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The Jyesthimalla clan from the desert state of Gujarat in India competing in a no-rules Vajramushti match.
The Jyesthimallas are the keepers of this ancient and formidable art; an art in which a knuckleduster is tied onto the wrestlers right hand and used in ways that would make the hardest UFC veteran, wince in disbelief.
This art form is by no means, a modern day adaption of the wrestling and striking arts; it has a history, a lineage and traditions that take us back to the middle ages and possibly beyond.
WHAT THE FUCK?! MMA WITH KNUCKLEDUSTERS?! Man people in the past were freaking crazy…
Images of the Border Crisis in the United States.
An estimated 52,000 unaccompanied children have entered the United States from Central America since October. President Barack Obama has asked Congress for $3.7B to improve security along the border, provide better housing for the undocumented immigrants while in custody and to speed up the deportation process.
Despite the horrible conditions these children are attempting to escape, conditions that include extreme poverty and violence, the White House has said that “they expect most will ultimately be repatriated,” despite the fact that about 60% of children coming over from Central America are eligible for some kind of humanitarian protection, according to a report from the Office of the UN High Commissioner for Refugees.
While the problem before us must be handled immediately, it cannot be addressed without first examining it’s root causes. While our American elected officials and media would like to make us all believe that this issue is unrelated to American behavior and that it is simply the result of the inability of Central American countries such as El Salvador, Guatemala and Honduras to protect their borders and reduce through policing their crime the truth is quite the opposite. This immigration issue that the United States is currently facing is the result of American economic and military intervention in Central America.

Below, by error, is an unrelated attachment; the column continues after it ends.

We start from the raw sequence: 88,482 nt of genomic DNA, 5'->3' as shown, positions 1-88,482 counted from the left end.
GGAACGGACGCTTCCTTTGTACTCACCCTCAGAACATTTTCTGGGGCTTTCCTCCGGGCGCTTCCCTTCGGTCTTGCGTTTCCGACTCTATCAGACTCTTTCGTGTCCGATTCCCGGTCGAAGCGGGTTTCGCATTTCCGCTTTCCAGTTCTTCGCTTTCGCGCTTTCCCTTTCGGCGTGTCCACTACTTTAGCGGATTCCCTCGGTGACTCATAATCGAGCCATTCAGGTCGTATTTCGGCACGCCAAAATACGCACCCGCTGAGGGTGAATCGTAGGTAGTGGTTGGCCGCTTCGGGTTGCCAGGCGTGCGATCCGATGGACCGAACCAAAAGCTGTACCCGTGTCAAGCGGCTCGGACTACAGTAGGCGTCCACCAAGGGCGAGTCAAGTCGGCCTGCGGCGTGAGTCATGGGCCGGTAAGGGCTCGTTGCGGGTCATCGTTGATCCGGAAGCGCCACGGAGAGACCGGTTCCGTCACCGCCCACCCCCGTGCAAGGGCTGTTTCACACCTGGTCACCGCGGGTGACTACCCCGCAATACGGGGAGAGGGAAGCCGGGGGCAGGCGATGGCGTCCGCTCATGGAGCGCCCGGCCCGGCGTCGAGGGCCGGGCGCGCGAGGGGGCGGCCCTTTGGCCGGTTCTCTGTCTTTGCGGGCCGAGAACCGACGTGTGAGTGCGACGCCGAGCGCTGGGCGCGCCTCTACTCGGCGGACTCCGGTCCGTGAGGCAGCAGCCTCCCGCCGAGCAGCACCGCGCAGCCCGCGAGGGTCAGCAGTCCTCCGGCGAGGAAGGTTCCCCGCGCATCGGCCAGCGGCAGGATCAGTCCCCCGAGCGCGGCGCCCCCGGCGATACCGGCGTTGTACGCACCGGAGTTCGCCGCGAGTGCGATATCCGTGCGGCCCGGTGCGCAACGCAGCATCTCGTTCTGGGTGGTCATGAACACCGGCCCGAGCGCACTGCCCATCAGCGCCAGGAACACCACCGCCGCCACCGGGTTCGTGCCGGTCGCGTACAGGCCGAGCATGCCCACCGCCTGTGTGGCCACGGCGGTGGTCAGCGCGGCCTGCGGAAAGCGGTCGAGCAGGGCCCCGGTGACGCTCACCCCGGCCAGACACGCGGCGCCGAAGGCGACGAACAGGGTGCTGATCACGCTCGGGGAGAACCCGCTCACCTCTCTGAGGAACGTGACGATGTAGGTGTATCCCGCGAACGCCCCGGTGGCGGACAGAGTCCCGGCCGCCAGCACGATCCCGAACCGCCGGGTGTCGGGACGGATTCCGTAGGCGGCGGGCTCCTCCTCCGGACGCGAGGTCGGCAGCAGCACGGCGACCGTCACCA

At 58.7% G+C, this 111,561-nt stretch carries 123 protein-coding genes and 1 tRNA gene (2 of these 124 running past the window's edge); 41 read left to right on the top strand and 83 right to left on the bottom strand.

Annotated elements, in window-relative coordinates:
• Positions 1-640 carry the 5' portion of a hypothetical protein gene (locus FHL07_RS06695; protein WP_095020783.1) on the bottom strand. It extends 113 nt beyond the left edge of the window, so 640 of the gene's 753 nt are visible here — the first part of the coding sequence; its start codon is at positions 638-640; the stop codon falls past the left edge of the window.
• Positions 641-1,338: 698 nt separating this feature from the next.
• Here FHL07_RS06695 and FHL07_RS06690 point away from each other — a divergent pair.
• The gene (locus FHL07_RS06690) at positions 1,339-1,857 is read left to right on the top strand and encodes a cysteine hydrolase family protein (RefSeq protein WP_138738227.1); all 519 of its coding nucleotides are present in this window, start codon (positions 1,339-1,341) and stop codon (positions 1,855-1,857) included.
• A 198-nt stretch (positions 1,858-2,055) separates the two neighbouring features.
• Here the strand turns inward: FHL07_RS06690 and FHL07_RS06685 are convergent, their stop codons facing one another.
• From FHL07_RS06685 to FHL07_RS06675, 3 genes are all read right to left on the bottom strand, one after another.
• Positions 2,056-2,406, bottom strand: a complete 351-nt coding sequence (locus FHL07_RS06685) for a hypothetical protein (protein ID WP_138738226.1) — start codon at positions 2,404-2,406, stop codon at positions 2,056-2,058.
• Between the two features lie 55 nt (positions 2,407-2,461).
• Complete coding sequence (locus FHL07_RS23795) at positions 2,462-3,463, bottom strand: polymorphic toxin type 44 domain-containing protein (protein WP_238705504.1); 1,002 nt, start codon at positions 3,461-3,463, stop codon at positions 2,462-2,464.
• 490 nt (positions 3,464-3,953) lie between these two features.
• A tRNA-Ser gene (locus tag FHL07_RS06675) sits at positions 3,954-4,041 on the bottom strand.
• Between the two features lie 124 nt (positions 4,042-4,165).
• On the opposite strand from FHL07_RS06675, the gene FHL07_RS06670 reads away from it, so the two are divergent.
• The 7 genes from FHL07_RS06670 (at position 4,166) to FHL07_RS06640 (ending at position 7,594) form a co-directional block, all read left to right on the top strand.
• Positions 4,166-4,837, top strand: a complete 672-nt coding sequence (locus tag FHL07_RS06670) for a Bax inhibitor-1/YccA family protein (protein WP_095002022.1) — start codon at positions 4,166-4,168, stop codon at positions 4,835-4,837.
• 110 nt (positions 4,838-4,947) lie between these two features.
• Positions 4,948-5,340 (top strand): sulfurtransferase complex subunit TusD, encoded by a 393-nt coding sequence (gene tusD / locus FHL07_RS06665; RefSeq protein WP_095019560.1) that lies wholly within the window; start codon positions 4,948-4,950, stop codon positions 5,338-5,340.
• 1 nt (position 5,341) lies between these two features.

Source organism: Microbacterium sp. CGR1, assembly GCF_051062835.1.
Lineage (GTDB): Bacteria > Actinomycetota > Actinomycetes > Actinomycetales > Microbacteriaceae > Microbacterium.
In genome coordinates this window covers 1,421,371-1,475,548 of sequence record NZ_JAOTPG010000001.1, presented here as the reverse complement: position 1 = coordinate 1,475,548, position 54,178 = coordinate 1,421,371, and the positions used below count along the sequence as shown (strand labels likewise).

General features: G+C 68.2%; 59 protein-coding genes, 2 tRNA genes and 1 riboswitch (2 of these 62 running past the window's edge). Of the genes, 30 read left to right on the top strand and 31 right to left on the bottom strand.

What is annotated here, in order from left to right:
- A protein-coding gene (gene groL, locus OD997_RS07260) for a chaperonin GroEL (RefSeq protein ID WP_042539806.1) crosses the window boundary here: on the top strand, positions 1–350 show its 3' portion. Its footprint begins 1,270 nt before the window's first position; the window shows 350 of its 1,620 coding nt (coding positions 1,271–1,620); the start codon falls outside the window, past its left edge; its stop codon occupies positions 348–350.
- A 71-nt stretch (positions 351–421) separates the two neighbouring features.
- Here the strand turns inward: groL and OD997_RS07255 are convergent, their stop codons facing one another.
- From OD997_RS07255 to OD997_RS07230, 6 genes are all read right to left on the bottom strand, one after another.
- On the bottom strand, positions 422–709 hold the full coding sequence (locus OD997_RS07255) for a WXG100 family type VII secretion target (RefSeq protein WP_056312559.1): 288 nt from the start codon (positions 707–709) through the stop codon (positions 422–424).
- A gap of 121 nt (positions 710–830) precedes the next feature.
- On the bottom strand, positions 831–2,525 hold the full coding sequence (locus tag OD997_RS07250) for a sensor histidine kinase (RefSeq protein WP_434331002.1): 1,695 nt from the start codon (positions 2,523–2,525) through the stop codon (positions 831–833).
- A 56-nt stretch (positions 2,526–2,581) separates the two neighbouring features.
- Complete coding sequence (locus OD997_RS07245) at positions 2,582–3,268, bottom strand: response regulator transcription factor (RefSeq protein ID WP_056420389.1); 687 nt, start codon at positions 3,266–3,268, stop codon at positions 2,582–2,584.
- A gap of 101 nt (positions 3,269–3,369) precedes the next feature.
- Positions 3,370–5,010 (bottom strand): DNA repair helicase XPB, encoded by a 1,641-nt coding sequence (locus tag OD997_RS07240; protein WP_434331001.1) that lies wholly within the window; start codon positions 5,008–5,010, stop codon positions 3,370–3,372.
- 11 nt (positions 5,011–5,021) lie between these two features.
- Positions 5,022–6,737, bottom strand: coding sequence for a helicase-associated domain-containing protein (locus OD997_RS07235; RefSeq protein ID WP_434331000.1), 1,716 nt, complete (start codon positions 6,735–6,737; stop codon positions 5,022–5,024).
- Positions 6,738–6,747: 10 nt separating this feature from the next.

For decades the United States has toppled governments in Central America, fueled civil wars and most recently has escalated the War on Drugs within countries in Central America. The connection between the United States foreign policy and it’s current immigration problem cannot be ignored, every action has an effect and due to the actions taken by the United States in the past, we today see families from all over Central America attempt to flee the violence that the United States was instrumental in creating.
Spreading this like wildfire, because it needs to be seen.
This is the abhorrent state of latinos/latinas in this country. We are treated as expendable before anything else.
THE SERI INDIANS of Sonora Mexico
Many cultural changes have taken place in the last few decades. Except for special events, women no longer paint their faces as they once did. Those who saw and recorded Seri face painting marked a dying trait.
Women painted delicate and tasteful designs on their faces. Usually, designs were carried in a straight horizontal line across the upper face and over the bridge of the nose. Elements represented flowers, leaves, and other pretty motifs and it was all done just to be attractive.
Married women used distinctive but heavier patterns that identified them as matrons.
Men also painted on occasion-to go to war, for spiritual protection, or just general attraction. Designs suggested by medicine men could be used by both sexes for spiritual protection.
1970 Chicano Moratorium
44 years ago today, 30,000 marched in East LA in the Chicano Moratorium in protest of the Vietnam War, and in an act of self-determination for Chicanos. Historians believe the Chicano Moratorium was one of the largest anti-war protests of its day and the first to call attention to the number of Chicanos disproportionately represented in Vietnam.
Thousands who gathered at Laguna Park after the march to listen to speakers and performers were forced to run for cover after deputies from the Los Angeles County Sheriff’s Department began brutally attacking march-goers with night sticks. Reporter Rubén Salazar was one of them.
Salazar, who was a well-known journalist, was killed later that evening at the Silver Dollar Bar on Whittier Boulevard when sheriff’s deputies shot a tear gas canister into the bar. The canister hit Salazar in the head and killed him instantly. Salazar had clashed with local police in the months before his death, reports the LA Times. Ángel Díaz and Lynn Ward also died that day.
few of the many beautiful murals of Concepcion de Ataco, along La Ruta de las Flores